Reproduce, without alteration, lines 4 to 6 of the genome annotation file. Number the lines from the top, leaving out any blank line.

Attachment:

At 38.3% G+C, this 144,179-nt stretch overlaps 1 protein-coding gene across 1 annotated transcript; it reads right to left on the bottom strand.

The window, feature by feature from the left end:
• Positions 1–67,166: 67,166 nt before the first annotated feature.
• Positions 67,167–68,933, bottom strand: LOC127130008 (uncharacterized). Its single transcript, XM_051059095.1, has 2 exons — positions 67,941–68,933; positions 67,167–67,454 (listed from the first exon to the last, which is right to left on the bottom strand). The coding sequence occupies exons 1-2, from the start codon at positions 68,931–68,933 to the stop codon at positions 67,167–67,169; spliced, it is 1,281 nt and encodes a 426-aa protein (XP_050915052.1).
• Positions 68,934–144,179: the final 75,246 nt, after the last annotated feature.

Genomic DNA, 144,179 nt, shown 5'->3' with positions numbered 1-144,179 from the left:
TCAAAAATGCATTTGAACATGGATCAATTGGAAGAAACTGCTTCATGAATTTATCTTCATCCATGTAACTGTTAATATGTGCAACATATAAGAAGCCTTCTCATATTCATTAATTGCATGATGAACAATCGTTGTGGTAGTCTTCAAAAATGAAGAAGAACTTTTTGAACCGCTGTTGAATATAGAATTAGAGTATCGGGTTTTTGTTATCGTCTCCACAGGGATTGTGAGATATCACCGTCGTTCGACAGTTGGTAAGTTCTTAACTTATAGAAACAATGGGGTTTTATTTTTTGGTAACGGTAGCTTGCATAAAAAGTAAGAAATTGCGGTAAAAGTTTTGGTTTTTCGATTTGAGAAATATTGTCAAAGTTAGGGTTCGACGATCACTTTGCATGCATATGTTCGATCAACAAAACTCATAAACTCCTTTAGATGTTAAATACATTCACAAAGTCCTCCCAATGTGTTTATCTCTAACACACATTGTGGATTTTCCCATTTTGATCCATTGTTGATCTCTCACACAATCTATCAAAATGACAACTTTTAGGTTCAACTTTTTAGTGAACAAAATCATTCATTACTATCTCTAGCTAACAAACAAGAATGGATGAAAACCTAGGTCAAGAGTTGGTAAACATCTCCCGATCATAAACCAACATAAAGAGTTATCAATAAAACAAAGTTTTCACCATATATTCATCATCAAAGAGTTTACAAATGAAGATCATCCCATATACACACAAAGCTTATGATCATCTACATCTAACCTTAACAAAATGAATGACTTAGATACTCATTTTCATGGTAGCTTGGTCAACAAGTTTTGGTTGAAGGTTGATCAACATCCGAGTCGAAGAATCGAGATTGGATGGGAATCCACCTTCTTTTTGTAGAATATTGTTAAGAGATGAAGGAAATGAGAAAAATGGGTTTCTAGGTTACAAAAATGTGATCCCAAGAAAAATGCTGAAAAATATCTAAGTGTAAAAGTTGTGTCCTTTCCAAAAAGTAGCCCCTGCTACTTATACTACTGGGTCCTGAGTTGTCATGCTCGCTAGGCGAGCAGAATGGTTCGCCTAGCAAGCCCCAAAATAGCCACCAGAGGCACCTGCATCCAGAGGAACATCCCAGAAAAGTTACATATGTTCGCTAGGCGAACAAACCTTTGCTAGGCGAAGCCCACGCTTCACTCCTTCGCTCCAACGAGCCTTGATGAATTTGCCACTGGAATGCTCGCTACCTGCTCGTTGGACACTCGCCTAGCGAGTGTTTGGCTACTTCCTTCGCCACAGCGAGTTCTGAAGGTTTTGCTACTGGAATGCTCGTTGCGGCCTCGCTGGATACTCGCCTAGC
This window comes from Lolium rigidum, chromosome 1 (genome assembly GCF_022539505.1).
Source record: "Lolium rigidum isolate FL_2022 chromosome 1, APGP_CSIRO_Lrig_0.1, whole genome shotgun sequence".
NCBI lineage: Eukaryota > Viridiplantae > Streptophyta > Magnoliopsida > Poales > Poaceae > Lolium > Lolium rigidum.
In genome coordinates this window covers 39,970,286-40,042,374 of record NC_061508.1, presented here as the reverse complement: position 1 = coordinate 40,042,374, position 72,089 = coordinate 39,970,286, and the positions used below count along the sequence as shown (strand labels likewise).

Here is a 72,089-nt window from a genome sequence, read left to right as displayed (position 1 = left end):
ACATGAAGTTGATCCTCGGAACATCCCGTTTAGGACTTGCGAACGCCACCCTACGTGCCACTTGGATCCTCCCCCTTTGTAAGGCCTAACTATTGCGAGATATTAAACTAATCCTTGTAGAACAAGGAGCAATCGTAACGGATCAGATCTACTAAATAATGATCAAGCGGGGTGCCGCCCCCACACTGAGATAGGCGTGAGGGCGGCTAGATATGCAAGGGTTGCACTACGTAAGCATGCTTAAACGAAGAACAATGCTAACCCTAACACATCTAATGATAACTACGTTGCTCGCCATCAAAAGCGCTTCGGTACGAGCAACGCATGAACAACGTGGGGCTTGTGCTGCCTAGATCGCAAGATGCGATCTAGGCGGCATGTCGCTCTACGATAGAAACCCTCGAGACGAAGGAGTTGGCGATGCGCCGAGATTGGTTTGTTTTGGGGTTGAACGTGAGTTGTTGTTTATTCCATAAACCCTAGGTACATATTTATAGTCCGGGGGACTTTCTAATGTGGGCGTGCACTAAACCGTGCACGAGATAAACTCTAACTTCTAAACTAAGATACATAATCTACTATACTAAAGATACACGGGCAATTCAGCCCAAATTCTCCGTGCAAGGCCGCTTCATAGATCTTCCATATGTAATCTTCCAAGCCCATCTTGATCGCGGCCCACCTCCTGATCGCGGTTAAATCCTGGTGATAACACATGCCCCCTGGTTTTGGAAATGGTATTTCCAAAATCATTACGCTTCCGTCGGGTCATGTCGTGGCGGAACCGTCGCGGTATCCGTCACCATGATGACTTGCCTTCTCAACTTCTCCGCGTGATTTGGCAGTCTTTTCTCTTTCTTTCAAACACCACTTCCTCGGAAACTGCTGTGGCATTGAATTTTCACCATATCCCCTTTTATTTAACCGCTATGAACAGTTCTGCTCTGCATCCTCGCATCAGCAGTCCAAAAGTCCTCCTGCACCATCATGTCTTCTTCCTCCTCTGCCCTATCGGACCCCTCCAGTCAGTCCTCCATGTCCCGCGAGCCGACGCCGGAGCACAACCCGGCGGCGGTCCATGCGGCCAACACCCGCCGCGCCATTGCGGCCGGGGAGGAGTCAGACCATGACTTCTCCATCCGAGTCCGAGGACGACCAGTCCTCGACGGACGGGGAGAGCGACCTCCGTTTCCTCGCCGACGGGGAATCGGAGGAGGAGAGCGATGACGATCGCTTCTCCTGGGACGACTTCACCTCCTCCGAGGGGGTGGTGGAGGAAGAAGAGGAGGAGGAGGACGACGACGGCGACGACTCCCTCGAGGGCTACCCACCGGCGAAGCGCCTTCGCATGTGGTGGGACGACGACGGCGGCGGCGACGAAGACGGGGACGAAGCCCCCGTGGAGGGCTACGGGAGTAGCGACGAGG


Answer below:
• Positions 67,167–68,933, bottom strand: LOC127130008 (uncharacterized). Its single transcript, XM_051059095.1, has 2 exons — positions 67,941–68,933; positions 67,167–67,454 (listed from the first exon to the last, which is right to left on the bottom strand). The coding sequence occupies exons 1-2, from the start codon at positions 68,931–68,933 to the stop codon at positions 67,167–67,169; spliced, it is 1,281 nt and encodes a 426-aa protein (XP_050915052.1).
• Positions 68,934–144,179: the final 75,246 nt, after the last annotated feature.

Genomic DNA, 144,179 nt, shown 5'->3' with positions numbered 1-144,179 from the left: